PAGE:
The selection of a good nurse, however eminently qualified she may be for her duties, does not supersede the attendance of a relative or friend in the sick room; on the contrary, I can conceive no condition so deplorable as that of an invalid left altogether to the care and management of a hireling. It is, nevertheless, too true that few ladies, even those who are wives and mothers, have any acquaintance with the arrangements of the sick room, and the management of the invalid; they are, consequently, too often forced to be guided by, and to rely for instruction on, the nurse, instead of being able to superintend her conduct, to ascertain that she performs her duty, and to correct her failings.
The degree of intelligence which is demanded in a nurse is very different from that which is requisite for a wife or a relative in the sickroom. The intelligence of the nurse is directed to supply the wants of the invalid, to administer to his comforts, and to obey the instructions of the physician; that of the friend or relative involves the power of discriminating disposition and temper; of watching the progress of the disease, and judging of the propriety of not pursuing certain measures, which, although indicated by the symptoms at the time of prescribing, yet may require to be altered, and consequently detailed to the physician, whose presence may be requisite before his next intended visit. It is of the utmost importance, also, that relatives attending in the sick room should be able to control their feelings in the presence of the invalid.
Nothing is more essential, in the domestic management of diseases, than a knowledge of the natural disposition and temper of the invalid. An irritable or a passionate man requires a very different management from that which is proper for a man of naturally mild and easy disposition. Disease awakens, in an augmented degree, the irritability of the former; he becomes impatient of contradiction; and every time his opinions are injudiciously opposed, the turbulent agitation of the nervous system which follows either increases the disease or weakens the influence of the remedial agents. On the other hand, a mild and gentle disposition often leads to extreme sensitiveness, when disease attacks the body; a word, a look, is sufficient to touch some sympathetic cord: to unstring the whole nervous system; and to augment the morbid susceptibility already present in the habit to a degree that is not always devoid of danger. Much discretion and judgment, therefore, are requisite in both instances; in the one case, to prevent ebullitions of temper; in the other, to refrain from anything that might be construed by the invalid into harshness; and yet at the same time, in each case, to maintain that influence over the patient which the treatment of every disease demands in an attendant on the sick.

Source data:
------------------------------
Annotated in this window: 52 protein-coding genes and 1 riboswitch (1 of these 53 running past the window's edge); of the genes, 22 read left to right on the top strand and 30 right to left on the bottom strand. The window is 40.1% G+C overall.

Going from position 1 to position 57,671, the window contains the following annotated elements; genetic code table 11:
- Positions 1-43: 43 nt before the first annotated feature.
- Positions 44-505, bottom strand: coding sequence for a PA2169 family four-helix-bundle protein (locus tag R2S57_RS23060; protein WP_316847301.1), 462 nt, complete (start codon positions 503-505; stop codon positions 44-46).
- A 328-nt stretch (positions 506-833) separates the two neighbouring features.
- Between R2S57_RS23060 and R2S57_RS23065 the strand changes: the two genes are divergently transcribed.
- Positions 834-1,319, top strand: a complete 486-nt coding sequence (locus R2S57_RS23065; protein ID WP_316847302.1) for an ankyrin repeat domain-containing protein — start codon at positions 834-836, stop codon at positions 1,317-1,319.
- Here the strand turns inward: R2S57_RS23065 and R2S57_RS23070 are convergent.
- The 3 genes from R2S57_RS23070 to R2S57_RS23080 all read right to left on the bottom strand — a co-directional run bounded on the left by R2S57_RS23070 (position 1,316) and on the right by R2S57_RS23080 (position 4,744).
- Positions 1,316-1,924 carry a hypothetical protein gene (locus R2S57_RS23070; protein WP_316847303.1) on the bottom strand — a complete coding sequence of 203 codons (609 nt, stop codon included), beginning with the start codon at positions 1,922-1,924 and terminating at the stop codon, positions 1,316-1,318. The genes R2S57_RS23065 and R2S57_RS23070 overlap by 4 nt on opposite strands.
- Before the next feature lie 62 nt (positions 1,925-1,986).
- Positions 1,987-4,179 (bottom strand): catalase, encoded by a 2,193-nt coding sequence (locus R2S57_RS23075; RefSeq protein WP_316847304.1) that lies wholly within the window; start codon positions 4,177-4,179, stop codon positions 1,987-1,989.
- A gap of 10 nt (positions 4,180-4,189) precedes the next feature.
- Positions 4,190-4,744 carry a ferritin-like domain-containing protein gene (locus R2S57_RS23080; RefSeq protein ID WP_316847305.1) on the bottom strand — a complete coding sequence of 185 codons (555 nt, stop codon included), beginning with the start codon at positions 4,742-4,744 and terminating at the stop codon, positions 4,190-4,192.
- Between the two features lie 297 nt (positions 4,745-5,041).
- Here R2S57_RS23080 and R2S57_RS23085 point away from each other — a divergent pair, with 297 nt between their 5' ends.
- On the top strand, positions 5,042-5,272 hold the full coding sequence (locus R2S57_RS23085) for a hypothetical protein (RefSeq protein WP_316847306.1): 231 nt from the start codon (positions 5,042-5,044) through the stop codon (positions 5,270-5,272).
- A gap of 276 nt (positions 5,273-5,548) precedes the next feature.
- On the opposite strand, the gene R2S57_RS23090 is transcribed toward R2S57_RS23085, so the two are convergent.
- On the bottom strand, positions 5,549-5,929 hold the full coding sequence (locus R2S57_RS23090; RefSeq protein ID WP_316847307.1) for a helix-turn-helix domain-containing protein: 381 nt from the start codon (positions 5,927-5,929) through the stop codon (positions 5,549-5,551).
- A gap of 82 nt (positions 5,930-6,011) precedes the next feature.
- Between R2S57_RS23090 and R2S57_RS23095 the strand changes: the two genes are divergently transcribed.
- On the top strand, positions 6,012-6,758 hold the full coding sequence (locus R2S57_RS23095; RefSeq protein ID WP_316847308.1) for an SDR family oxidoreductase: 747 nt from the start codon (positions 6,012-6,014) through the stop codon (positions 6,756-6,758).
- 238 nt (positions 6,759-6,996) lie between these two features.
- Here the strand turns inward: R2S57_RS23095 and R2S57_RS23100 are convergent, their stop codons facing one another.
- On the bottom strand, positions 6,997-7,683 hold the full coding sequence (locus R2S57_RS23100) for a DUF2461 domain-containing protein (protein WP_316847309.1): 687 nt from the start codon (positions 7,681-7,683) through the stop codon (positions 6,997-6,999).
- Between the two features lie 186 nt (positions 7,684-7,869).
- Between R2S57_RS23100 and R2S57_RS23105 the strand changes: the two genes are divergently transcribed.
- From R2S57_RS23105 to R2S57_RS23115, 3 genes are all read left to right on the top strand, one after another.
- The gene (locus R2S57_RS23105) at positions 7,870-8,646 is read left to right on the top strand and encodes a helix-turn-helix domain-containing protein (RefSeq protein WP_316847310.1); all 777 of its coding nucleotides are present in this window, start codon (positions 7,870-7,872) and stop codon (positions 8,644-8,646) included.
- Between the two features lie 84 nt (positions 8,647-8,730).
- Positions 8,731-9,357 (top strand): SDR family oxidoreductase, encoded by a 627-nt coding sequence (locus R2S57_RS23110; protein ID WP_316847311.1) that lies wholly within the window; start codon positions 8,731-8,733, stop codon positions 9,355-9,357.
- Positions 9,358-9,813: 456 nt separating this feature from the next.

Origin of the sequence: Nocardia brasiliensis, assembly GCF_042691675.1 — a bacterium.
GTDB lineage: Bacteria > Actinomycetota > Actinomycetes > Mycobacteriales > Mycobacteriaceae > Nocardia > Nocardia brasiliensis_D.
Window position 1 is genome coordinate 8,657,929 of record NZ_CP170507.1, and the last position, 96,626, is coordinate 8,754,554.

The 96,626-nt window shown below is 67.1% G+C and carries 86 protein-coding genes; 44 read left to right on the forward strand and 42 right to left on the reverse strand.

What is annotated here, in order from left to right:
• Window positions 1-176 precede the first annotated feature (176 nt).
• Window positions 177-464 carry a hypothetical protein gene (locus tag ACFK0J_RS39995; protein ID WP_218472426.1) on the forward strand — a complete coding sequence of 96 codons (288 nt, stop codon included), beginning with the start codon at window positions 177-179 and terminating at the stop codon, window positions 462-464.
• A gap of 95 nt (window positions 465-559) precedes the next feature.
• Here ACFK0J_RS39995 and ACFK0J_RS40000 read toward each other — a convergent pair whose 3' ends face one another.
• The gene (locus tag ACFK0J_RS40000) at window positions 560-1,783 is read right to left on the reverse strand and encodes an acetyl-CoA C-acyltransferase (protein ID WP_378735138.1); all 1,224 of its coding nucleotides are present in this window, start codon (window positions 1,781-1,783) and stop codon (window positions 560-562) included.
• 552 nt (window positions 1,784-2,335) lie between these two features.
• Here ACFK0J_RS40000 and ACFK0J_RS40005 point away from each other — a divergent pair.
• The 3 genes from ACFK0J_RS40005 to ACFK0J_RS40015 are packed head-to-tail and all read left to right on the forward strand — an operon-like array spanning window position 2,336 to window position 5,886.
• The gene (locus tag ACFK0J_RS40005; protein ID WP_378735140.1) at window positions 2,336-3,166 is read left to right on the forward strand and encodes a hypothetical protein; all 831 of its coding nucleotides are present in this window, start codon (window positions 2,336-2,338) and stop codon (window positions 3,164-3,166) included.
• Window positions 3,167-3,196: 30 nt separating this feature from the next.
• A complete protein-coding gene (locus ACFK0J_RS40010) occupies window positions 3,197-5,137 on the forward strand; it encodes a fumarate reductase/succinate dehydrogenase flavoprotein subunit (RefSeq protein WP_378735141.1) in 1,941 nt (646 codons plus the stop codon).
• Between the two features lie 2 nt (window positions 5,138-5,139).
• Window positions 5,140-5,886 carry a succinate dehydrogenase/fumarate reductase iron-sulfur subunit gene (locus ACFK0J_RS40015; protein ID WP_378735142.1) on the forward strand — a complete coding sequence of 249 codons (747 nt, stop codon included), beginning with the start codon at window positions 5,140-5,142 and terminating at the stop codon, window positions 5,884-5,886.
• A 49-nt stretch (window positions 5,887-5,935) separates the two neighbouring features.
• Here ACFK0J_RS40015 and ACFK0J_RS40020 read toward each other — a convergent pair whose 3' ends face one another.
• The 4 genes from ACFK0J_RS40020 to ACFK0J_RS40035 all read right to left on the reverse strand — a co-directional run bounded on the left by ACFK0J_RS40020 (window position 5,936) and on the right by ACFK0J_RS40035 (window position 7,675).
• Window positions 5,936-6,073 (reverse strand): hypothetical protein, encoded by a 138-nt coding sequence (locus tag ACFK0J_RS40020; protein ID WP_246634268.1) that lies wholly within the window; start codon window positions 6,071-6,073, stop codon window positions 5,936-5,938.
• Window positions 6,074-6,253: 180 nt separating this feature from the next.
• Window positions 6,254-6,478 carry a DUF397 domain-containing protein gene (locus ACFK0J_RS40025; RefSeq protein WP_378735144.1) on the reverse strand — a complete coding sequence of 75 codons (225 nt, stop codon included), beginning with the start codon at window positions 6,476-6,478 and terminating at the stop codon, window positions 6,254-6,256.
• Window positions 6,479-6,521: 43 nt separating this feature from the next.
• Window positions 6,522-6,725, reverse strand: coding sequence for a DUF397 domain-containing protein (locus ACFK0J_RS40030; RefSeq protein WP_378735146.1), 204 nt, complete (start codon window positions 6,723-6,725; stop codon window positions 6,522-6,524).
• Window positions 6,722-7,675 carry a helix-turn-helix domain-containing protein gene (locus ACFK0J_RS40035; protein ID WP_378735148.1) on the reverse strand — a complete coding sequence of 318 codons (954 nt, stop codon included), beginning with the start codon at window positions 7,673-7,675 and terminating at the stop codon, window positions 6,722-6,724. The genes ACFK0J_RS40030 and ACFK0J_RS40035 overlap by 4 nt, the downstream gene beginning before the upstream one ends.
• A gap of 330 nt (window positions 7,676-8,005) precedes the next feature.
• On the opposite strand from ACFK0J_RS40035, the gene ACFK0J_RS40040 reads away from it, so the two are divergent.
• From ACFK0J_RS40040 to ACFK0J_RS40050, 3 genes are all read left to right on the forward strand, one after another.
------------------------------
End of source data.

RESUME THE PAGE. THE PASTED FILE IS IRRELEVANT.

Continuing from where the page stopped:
Prejudice and Antipathies. In those who are imperfectly or erroneously educated, the judgment is apt to be biased by prejudice and antipathies; and, under the influence of these, it is misdirected in a manner of which the individual is often wholly unconscious; thence the necessity of freedom from prejudice in the attendants in the sickroom, and the farther importance of the friends or relatives of the sick being able to superintend the conduct and the management of hired nurses. On the other hand, the judgment, even in the well educated, is apt to be misled by the affections, the influence of which is as much opposed to the healthy exercise of discrimination as the prejudices of the ignorant. Self control, therefore, is also an essential qualification of the sick room.
It is only from knowing that the attendants of the sick are possessed of intelligence and self control, that a physician can rely upon having his orders correctly and duly executed; when those qualities are absent, be has to dread, on the one band, the presumption of ignorant prejudice; and on the other, the improper yielding of sensitive indulgence. To the invalid, also, it is important to know that the directions of his physician are filled by an intelligent person; for, even in the most severe diseases, as long as the mental faculties remain unaffected, a sick man is capable of detecting ignorance, or the effects of prejudice, in his attendants; and, when he is convened of the existence of either, all the influence of the individual, whether nurse, or friend, or relative, is at an end.
Were the business of the sick room (independent of the wants and comforts of the invalid) confined to the mere observation and collection of facts namely, the noting of the symptoms of disease and reporting them to the physician, it would be superfluous to urge the necessity of superior intelligence in its superintendent; but many of its duties require not only a well regulated understanding, but an equally sound condition of the moral feelings and the benevolent affections, with a recognition of the authority of conscience in the whole operations of life. In the period of sickness, under the direction of the judicious and discreet, an invalid may be led to the investigation of his moral and religious condition, and to review his past conduct, with the determination of turning the result to his future, welfare, should he happily recover and re enter society. Surely such important duties as these cannot be in trusted to the unqualified, or the ignorant, or the hireling; nor can more be required to demonstrate the importance of adding to the other branches of female education a knowledge of the various important duties of the sick room, which females, whether as mothers or daughters, or wives or friends, are likely to be called upon to fulfill.
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